You must register your application name, application short name, application basepath, and application description with Oracle Application Object Library. Oracle Application Object Library uses this information to identify application objects such as responsibilities and forms as belonging to your application.
This identification with your custom application allows Oracle E-Business Suite to preserve your application objects and customizations during upgrades. When you register your application, your application receives a unique application ID number that is included in Oracle Application Object Library tables that contain application objects such as responsibilities. This application ID number is not visible in any Oracle E-Business Suite form fields.
To reduce the risk that your custom application short name could conflict with a future Oracle E-Business Suite short name, we recommend that your custom application short name begins with "XX". Such a conflict will not affect application data that is stored using the application ID number (which would never conflict with application IDs used by Oracle E-Business Suite products). However, a short name conflict may affect your application code where you use your application short name to identify objects such as messages and concurrent programs (you include the application short name in the code instead of the application ID).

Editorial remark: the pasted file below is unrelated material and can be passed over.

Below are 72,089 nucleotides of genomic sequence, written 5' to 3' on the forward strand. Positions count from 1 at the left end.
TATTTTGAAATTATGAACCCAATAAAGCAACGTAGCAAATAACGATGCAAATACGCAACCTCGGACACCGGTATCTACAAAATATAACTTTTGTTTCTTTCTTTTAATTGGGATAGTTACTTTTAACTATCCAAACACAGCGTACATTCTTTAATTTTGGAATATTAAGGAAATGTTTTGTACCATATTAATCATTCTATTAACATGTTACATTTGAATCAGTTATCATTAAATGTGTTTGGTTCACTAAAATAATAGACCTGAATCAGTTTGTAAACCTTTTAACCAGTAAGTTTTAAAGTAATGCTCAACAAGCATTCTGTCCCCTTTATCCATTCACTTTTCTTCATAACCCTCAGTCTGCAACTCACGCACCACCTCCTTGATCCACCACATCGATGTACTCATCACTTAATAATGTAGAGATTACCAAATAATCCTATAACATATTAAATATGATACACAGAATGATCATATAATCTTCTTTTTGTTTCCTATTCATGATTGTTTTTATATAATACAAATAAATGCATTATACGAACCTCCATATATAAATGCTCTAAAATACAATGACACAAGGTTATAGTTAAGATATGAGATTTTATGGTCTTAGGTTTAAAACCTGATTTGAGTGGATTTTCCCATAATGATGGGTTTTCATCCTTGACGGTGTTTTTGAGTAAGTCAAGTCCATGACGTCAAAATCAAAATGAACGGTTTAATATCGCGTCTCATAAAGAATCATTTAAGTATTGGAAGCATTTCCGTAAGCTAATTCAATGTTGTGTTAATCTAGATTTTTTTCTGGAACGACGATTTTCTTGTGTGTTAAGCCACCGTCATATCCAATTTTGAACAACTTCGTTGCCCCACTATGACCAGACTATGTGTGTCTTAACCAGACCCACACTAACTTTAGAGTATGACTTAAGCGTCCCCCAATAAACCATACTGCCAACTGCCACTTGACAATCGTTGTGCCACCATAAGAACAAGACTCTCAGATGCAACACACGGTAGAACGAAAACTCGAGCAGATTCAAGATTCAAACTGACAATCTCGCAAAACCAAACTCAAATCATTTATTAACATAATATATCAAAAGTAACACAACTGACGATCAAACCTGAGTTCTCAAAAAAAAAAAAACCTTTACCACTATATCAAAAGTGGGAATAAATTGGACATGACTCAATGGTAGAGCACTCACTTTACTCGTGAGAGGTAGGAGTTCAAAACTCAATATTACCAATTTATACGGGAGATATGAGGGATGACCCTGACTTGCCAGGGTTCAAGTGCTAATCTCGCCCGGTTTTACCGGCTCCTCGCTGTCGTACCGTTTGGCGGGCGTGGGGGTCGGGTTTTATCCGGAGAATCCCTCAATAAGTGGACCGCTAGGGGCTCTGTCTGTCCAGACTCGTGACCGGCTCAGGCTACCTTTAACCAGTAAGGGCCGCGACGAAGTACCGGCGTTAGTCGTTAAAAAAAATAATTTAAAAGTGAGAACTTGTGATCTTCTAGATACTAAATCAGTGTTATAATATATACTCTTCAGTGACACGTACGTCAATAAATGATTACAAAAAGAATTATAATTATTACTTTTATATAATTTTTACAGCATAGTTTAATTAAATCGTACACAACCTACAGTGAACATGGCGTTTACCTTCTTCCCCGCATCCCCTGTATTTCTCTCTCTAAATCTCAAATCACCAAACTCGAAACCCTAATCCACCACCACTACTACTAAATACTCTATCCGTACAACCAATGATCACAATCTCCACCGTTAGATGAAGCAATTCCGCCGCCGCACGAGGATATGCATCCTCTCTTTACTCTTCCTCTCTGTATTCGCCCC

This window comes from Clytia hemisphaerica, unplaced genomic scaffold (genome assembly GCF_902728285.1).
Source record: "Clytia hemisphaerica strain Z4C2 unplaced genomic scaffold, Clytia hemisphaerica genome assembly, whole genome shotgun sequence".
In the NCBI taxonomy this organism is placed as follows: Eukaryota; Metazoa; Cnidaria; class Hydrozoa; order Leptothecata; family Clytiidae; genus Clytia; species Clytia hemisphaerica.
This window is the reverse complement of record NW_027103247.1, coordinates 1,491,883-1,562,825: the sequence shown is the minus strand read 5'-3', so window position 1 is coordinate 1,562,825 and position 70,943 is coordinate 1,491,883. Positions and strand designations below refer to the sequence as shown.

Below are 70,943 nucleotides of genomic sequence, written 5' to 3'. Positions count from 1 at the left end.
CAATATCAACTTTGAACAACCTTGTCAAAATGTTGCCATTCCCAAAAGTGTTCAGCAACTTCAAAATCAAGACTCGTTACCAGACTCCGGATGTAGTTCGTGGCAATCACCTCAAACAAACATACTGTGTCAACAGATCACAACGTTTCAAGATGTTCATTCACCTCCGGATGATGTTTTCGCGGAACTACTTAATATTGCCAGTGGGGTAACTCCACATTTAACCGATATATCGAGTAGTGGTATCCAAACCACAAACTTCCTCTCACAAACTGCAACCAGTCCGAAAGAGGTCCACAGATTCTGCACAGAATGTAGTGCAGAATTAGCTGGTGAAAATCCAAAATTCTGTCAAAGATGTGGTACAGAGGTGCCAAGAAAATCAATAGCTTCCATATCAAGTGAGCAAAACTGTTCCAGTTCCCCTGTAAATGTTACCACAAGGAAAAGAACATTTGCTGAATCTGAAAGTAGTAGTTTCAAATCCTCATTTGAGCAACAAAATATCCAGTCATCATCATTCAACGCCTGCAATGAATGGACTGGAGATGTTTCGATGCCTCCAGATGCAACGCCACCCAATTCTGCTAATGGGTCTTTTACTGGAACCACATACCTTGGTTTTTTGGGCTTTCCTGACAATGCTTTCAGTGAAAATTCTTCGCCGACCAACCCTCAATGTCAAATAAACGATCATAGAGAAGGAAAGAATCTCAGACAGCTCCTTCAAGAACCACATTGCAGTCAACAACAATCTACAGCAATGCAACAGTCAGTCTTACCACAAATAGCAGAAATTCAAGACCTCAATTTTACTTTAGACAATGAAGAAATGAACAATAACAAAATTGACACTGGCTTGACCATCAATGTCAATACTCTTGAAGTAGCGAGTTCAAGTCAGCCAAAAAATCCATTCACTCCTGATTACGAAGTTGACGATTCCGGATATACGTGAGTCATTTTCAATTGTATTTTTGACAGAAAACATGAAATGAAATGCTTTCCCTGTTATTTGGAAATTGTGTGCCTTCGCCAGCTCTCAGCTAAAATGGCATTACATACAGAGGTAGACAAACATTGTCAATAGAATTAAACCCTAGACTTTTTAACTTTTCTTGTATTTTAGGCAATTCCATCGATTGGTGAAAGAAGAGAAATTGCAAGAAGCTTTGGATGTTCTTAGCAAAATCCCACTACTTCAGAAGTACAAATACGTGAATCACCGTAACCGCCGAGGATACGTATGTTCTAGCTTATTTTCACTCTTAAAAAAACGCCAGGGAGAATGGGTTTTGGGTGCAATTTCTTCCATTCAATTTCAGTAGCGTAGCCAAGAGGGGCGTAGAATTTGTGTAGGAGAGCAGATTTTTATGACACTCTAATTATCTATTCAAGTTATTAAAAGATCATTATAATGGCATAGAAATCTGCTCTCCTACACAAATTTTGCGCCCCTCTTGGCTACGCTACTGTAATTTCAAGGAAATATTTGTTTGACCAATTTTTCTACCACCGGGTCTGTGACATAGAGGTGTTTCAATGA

For additional information, see: Applications Window, Oracle E-Business Suite System Administrator's Guide - Configuration.
You must add your application basepath variable to the appropriate Oracle E-Business Suite environment files (or Windows NT Registry). The format and location of these files depends on your operating system and Oracle E-Business Suite configuration. See your Oracle E-Business Suite Concepts manual for information about your environment files.
When you build custom forms based on custom tables, typically you place your tables in a custom Oracle schema in the database. You must register your custom schema with Oracle Application Object Library. See your Oracle E-Business Suite System Administrator's Guide.
To integrate your application tables with Oracle E-Business Suite, you must create the appropriate grants and synonyms in the APPS schema. See Integrating Custom Objects and Schemas.
Oracle E-Business Suite products are installed as part of the Standard data group. If you are building a custom application, you should use the Data Groups window to make a copy of the Standard data group and add your application-Oracle ID pair to your new data group. Note that if you have integrated your application tables with the APPS schema, then you would specify APPS as the Oracle ID in the application-Oracle ID pair (instead of the name of your custom schema). See your Oracle E-Business Suite System Administrator's Guide.
If your site does not already have a concurrent manager setup appropriate to support your custom application, you may need to have your system administrator set up additional concurrent managers. See your Oracle E-Business Suite System Administrator's Guide.